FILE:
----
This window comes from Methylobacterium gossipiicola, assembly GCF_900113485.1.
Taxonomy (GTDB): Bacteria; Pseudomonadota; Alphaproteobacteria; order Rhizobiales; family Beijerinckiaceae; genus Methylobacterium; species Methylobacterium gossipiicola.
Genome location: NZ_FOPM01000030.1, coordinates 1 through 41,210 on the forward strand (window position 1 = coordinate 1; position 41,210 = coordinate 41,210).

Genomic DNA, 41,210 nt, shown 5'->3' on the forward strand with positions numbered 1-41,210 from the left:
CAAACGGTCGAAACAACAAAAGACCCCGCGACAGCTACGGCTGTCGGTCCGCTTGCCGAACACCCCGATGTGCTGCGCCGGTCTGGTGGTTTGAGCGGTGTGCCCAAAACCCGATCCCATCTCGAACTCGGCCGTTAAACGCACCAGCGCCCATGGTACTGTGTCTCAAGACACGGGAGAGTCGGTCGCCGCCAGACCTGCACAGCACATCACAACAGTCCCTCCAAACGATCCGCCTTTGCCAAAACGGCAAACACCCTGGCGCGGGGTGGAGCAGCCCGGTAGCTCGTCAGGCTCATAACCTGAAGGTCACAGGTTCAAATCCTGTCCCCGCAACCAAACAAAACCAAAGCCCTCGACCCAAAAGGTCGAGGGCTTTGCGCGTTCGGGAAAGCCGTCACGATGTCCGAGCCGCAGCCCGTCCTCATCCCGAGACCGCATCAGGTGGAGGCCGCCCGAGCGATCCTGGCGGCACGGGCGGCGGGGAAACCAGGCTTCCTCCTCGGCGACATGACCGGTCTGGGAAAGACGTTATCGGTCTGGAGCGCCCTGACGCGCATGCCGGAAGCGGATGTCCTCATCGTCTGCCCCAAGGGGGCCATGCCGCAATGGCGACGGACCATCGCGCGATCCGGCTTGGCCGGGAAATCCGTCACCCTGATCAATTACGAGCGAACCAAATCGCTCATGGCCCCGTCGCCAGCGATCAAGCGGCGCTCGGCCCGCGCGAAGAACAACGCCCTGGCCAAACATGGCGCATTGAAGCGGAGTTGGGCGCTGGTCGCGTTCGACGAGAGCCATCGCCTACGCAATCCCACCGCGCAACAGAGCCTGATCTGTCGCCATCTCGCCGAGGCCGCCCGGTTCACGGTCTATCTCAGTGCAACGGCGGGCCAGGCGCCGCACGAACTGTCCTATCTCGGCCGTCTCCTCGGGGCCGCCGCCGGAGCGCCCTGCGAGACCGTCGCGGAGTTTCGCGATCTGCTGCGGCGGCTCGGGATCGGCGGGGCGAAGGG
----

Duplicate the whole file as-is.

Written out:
This window comes from Methylobacterium gossipiicola, assembly GCF_900113485.1.
Taxonomy (GTDB): Bacteria; Pseudomonadota; Alphaproteobacteria; order Rhizobiales; family Beijerinckiaceae; genus Methylobacterium; species Methylobacterium gossipiicola.
Genome location: NZ_FOPM01000030.1, coordinates 1 through 41,210 on the forward strand (window position 1 = coordinate 1; position 41,210 = coordinate 41,210).

Genomic DNA, 41,210 nt, shown 5'->3' on the forward strand with positions numbered 1-41,210 from the left:
CAAACGGTCGAAACAACAAAAGACCCCGCGACAGCTACGGCTGTCGGTCCGCTTGCCGAACACCCCGATGTGCTGCGCCGGTCTGGTGGTTTGAGCGGTGTGCCCAAAACCCGATCCCATCTCGAACTCGGCCGTTAAACGCACCAGCGCCCATGGTACTGTGTCTCAAGACACGGGAGAGTCGGTCGCCGCCAGACCTGCACAGCACATCACAACAGTCCCTCCAAACGATCCGCCTTTGCCAAAACGGCAAACACCCTGGCGCGGGGTGGAGCAGCCCGGTAGCTCGTCAGGCTCATAACCTGAAGGTCACAGGTTCAAATCCTGTCCCCGCAACCAAACAAAACCAAAGCCCTCGACCCAAAAGGTCGAGGGCTTTGCGCGTTCGGGAAAGCCGTCACGATGTCCGAGCCGCAGCCCGTCCTCATCCCGAGACCGCATCAGGTGGAGGCCGCCCGAGCGATCCTGGCGGCACGGGCGGCGGGGAAACCAGGCTTCCTCCTCGGCGACATGACCGGTCTGGGAAAGACGTTATCGGTCTGGAGCGCCCTGACGCGCATGCCGGAAGCGGATGTCCTCATCGTCTGCCCCAAGGGGGCCATGCCGCAATGGCGACGGACCATCGCGCGATCCGGCTTGGCCGGGAAATCCGTCACCCTGATCAATTACGAGCGAACCAAATCGCTCATGGCCCCGTCGCCAGCGATCAAGCGGCGCTCGGCCCGCGCGAAGAACAACGCCCTGGCCAAACATGGCGCATTGAAGCGGAGTTGGGCGCTGGTCGCGTTCGACGAGAGCCATCGCCTACGCAATCCCACCGCGCAACAGAGCCTGATCTGTCGCCATCTCGCCGAGGCCGCCCGGTTCACGGTCTATCTCAGTGCAACGGCGGGCCAGGCGCCGCACGAACTGTCCTATCTCGGCCGTCTCCTCGGGGCCGCCGCCGGAGCGCCCTGCGAGACCGTCGCGGAGTTTCGCGATCTGCTGCGGCGGCTCGGGATCGGCGGGGCGAAGGG